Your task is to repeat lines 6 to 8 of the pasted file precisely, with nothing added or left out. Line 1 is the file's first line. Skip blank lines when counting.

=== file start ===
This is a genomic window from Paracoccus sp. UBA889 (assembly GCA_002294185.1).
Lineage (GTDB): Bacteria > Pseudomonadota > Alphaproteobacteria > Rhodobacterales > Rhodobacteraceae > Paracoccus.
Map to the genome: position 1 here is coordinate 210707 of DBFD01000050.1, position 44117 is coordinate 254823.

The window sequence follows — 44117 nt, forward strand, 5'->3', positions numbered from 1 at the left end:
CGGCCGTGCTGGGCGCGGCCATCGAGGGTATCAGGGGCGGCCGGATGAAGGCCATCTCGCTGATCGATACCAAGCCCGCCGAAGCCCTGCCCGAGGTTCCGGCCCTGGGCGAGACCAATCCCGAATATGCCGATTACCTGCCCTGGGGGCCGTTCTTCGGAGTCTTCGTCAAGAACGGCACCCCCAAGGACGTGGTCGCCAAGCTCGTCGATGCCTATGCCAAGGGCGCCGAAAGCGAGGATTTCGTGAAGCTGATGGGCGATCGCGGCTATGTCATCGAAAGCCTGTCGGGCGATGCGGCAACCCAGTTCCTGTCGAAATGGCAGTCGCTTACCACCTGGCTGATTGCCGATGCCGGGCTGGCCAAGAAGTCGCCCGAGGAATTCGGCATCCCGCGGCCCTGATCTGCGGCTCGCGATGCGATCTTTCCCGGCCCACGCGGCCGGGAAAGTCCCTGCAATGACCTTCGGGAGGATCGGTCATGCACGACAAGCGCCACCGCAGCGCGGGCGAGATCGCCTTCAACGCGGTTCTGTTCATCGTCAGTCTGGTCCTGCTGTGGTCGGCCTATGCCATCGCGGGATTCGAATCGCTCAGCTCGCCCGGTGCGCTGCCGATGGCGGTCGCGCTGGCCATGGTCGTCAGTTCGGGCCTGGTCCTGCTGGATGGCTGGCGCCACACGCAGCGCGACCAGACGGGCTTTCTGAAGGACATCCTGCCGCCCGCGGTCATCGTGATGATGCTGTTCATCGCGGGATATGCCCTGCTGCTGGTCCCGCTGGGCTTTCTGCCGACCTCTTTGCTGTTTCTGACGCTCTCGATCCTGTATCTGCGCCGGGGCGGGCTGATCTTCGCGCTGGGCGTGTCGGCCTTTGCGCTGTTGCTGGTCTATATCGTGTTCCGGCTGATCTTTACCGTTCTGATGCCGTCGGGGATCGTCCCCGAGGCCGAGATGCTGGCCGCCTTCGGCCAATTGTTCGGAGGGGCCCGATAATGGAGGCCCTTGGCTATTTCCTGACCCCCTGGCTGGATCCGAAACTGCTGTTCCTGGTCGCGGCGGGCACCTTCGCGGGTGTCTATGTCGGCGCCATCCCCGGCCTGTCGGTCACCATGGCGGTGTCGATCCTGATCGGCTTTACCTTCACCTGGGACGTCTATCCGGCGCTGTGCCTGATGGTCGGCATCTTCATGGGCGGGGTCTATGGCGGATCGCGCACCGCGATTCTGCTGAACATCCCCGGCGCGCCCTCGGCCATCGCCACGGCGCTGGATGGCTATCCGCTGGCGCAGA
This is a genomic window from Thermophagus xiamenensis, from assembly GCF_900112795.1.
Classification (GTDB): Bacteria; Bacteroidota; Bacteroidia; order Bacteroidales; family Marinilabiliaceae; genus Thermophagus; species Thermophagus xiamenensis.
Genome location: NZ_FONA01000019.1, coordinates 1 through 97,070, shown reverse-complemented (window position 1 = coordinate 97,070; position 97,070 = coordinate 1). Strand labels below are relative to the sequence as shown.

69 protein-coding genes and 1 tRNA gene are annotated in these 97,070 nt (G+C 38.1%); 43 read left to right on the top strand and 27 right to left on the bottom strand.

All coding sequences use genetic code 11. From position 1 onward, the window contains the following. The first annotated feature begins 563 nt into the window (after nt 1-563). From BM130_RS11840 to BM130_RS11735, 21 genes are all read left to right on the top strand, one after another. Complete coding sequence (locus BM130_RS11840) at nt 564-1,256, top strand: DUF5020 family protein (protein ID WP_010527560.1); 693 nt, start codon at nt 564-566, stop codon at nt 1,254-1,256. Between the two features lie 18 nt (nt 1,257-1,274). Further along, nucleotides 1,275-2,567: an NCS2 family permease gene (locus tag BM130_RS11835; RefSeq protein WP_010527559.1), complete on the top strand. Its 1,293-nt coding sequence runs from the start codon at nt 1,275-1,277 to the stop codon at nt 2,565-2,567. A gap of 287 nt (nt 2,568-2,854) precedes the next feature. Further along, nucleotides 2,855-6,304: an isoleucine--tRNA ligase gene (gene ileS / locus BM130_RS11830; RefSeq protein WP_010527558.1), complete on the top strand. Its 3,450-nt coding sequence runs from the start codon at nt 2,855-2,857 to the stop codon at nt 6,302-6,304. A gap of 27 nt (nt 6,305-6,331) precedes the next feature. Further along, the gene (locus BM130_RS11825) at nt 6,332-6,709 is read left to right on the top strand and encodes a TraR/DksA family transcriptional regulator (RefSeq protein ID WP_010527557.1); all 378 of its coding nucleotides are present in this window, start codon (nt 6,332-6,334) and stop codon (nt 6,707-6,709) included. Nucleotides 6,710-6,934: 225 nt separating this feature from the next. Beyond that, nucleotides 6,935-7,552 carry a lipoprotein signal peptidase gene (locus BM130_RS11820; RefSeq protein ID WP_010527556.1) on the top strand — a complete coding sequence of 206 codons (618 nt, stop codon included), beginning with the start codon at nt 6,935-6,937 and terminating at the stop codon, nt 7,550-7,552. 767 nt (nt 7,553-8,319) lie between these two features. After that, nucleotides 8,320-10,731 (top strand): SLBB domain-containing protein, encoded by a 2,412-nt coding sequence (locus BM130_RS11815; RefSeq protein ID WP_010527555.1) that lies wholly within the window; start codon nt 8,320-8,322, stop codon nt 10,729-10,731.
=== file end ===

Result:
This is a genomic window from Thermophagus xiamenensis, from assembly GCF_900112795.1.
Classification (GTDB): Bacteria; Bacteroidota; Bacteroidia; order Bacteroidales; family Marinilabiliaceae; genus Thermophagus; species Thermophagus xiamenensis.
Genome location: NZ_FONA01000019.1, coordinates 1 through 97,070, shown reverse-complemented (window position 1 = coordinate 97,070; position 97,070 = coordinate 1). Strand labels below are relative to the sequence as shown.